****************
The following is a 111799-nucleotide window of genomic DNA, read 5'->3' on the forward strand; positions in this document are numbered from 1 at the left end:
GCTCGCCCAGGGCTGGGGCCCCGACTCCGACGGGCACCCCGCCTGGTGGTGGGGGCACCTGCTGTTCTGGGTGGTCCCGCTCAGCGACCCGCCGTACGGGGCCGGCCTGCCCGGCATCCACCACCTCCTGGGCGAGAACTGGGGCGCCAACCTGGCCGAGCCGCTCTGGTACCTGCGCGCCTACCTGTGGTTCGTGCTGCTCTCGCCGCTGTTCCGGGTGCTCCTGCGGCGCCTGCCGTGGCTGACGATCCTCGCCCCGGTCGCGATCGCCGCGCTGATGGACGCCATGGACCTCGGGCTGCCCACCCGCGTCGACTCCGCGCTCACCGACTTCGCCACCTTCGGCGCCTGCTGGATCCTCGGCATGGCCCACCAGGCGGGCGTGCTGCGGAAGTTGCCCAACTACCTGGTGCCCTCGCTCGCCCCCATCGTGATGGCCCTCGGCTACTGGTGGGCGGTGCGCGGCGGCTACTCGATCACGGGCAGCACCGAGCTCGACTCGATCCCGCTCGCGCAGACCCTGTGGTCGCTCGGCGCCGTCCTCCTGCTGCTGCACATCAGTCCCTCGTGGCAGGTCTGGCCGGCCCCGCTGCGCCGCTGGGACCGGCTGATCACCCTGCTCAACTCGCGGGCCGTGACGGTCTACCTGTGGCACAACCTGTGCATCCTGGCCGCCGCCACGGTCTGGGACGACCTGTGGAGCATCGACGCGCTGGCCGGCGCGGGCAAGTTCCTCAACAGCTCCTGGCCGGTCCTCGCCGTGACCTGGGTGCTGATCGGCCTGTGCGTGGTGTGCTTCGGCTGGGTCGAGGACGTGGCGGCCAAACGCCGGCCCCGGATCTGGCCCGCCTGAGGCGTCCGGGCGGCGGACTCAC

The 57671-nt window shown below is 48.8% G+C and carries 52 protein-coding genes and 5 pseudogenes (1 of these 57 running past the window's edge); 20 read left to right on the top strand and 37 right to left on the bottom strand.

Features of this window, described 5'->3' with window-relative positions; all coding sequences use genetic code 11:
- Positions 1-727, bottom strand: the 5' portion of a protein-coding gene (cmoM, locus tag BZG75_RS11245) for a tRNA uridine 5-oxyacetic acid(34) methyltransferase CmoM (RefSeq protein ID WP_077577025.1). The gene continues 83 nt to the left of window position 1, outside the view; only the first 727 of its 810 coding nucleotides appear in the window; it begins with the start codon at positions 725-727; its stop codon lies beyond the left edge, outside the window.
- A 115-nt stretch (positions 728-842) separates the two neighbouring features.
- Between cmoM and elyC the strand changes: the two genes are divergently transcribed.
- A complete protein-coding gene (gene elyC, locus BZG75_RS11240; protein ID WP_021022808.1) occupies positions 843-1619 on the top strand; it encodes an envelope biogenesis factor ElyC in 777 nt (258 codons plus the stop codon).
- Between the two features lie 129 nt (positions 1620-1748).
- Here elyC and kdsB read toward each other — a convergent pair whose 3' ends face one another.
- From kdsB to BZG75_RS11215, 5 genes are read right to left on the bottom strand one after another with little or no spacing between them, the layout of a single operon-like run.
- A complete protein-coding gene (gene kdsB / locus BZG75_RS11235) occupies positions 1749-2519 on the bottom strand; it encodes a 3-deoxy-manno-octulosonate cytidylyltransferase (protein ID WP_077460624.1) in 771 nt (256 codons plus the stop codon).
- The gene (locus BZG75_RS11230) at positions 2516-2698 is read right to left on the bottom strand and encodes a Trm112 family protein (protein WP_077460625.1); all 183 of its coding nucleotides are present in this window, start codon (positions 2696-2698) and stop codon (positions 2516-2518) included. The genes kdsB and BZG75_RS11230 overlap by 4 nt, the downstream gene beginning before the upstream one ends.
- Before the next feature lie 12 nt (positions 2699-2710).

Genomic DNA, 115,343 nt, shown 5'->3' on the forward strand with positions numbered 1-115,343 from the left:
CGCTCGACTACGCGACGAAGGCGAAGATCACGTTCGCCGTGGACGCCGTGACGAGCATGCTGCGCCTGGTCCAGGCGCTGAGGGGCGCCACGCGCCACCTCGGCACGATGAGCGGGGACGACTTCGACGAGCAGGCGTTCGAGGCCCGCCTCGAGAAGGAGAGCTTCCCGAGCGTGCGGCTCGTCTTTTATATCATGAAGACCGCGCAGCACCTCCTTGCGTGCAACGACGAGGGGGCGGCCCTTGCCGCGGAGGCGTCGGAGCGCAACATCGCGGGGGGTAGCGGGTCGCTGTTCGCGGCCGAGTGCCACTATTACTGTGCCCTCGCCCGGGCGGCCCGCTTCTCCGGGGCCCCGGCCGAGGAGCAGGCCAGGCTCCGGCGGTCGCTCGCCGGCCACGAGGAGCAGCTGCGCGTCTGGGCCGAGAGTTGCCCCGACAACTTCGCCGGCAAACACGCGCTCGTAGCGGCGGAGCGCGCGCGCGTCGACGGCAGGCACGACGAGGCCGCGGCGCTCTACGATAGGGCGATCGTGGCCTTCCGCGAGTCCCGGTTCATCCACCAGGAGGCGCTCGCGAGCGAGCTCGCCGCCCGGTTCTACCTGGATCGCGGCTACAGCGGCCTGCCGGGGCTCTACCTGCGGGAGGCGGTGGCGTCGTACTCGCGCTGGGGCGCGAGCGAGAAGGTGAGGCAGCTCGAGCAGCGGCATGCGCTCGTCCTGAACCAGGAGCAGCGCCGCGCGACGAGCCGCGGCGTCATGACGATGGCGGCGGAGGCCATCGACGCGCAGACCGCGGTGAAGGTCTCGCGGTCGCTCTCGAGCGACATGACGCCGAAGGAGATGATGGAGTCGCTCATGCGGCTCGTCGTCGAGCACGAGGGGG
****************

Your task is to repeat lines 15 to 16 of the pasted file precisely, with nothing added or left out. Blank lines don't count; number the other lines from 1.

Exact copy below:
Genomic DNA, 115,343 nt, shown 5'->3' on the forward strand with positions numbered 1-115,343 from the left:
CGCTCGACTACGCGACGAAGGCGAAGATCACGTTCGCCGTGGACGCCGTGACGAGCATGCTGCGCCTGGTCCAGGCGCTGAGGGGCGCCACGCGCCACCTCGGCACGATGAGCGGGGACGACTTCGACGAGCAGGCGTTCGAGGCCCGCCTCGAGAAGGAGAGCTTCCCGAGCGTGCGGCTCGTCTTTTATATCATGAAGACCGCGCAGCACCTCCTTGCGTGCAACGACGAGGGGGCGGCCCTTGCCGCGGAGGCGTCGGAGCGCAACATCGCGGGGGGTAGCGGGTCGCTGTTCGCGGCCGAGTGCCACTATTACTGTGCCCTCGCCCGGGCGGCCCGCTTCTCCGGGGCCCCGGCCGAGGAGCAGGCCAGGCTCCGGCGGTCGCTCGCCGGCCACGAGGAGCAGCTGCGCGTCTGGGCCGAGAGTTGCCCCGACAACTTCGCCGGCAAACACGCGCTCGTAGCGGCGGAGCGCGCGCGCGTCGACGGCAGGCACGACGAGGCCGCGGCGCTCTACGATAGGGCGATCGTGGCCTTCCGCGAGTCCCGGTTCATCCACCAGGAGGCGCTCGCGAGCGAGCTCGCCGCCCGGTTCTACCTGGATCGCGGCTACAGCGGCCTGCCGGGGCTCTACCTGCGGGAGGCGGTGGCGTCGTACTCGCGCTGGGGCGCGAGCGAGAAGGTGAGGCAGCTCGAGCAGCGGCATGCGCTCGTCCTGAACCAGGAGCAGCGCCGCGCGACGAGCCGCGGCGTCATGACGATGGCGGCGGAGGCCATCGACGCGCAGACCGCGGTGAAGGTCTCGCGGTCGCTCTCGAGCGACATGACGCCGAAGGAGATGATGGAGTCGCTCATGCGGCTCGTCGTCGAGCACGAGGGGG